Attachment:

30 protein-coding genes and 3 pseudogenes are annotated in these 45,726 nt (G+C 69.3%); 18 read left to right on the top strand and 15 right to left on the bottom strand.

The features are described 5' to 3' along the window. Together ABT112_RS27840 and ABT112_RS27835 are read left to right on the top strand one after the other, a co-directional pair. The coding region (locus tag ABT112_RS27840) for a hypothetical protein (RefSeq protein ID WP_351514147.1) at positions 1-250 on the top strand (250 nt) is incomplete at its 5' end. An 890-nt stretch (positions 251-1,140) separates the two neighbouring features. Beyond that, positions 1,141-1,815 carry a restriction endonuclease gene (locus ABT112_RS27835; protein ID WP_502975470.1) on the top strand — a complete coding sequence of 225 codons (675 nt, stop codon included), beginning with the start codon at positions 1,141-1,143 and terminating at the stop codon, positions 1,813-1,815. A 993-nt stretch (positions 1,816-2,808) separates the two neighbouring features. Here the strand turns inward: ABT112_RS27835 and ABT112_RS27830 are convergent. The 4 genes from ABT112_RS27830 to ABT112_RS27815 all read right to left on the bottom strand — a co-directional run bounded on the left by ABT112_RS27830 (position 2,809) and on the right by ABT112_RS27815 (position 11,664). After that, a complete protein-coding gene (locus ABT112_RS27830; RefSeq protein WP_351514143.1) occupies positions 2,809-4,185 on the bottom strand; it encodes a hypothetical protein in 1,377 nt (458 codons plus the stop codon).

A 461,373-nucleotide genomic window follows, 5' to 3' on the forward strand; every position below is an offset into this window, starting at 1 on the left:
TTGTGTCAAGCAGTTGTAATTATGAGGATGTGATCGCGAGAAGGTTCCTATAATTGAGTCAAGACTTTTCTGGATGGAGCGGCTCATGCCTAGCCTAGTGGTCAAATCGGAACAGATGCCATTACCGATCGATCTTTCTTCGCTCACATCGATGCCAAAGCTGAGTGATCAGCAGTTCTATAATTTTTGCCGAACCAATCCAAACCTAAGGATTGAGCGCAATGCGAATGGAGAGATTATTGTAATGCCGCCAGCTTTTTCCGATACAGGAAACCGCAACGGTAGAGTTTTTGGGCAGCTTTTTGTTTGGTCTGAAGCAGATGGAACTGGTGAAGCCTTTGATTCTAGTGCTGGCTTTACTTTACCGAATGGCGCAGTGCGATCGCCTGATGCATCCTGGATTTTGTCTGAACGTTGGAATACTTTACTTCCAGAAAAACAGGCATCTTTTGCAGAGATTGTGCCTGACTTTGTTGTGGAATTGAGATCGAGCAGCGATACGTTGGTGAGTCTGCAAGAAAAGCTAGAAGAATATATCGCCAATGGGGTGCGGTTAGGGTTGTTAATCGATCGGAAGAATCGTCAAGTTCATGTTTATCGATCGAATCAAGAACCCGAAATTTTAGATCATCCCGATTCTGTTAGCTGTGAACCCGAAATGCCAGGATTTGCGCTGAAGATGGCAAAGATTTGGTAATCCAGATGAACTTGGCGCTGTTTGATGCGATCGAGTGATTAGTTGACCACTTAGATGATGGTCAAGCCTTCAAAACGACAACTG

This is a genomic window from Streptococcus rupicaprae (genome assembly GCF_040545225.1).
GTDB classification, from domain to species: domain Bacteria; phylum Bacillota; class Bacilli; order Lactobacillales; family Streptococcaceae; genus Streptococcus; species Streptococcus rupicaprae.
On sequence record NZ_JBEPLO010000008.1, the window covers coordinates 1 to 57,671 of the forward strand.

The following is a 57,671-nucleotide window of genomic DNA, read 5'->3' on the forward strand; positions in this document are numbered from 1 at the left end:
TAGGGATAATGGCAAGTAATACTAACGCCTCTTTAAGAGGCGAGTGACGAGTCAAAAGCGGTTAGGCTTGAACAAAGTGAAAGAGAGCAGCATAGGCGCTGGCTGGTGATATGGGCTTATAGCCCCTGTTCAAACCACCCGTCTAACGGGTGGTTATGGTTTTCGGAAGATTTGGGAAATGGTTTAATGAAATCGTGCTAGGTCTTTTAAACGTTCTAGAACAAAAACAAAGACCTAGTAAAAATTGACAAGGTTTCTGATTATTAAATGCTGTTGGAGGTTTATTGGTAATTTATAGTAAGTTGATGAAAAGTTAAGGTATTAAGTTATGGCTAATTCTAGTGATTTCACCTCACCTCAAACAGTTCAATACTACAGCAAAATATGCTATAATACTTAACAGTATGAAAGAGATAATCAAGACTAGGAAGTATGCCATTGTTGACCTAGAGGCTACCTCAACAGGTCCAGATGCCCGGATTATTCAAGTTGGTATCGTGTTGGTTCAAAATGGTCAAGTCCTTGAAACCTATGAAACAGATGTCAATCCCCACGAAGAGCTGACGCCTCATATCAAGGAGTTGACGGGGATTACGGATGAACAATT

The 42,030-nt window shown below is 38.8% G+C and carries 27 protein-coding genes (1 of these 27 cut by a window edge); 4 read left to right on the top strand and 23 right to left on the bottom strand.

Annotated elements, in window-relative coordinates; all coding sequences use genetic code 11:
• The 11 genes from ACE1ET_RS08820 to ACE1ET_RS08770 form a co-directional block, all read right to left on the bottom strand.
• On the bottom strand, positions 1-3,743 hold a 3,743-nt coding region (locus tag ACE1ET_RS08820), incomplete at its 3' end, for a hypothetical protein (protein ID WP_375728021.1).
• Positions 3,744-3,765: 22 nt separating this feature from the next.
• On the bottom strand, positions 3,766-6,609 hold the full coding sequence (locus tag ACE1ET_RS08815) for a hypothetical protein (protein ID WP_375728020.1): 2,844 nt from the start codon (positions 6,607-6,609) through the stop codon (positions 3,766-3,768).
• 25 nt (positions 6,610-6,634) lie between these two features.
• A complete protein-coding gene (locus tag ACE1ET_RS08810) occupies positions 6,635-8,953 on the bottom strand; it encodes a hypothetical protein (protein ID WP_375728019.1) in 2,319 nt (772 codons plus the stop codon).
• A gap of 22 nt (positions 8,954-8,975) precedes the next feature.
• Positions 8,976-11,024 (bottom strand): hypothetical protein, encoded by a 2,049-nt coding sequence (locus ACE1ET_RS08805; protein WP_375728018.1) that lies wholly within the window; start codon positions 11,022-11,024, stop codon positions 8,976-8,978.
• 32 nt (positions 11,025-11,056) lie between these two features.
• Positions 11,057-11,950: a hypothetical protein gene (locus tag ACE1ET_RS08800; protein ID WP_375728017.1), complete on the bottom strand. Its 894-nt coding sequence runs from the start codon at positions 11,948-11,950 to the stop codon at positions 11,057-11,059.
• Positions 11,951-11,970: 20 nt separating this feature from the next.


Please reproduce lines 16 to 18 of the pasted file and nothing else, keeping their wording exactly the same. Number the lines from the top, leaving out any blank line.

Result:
• 25 nt (positions 6,610-6,634) lie between these two features.
• A complete protein-coding gene (locus tag ACE1ET_RS08810) occupies positions 6,635-8,953 on the bottom strand; it encodes a hypothetical protein (protein ID WP_375728019.1) in 2,319 nt (772 codons plus the stop codon).
• A gap of 22 nt (positions 8,954-8,975) precedes the next feature.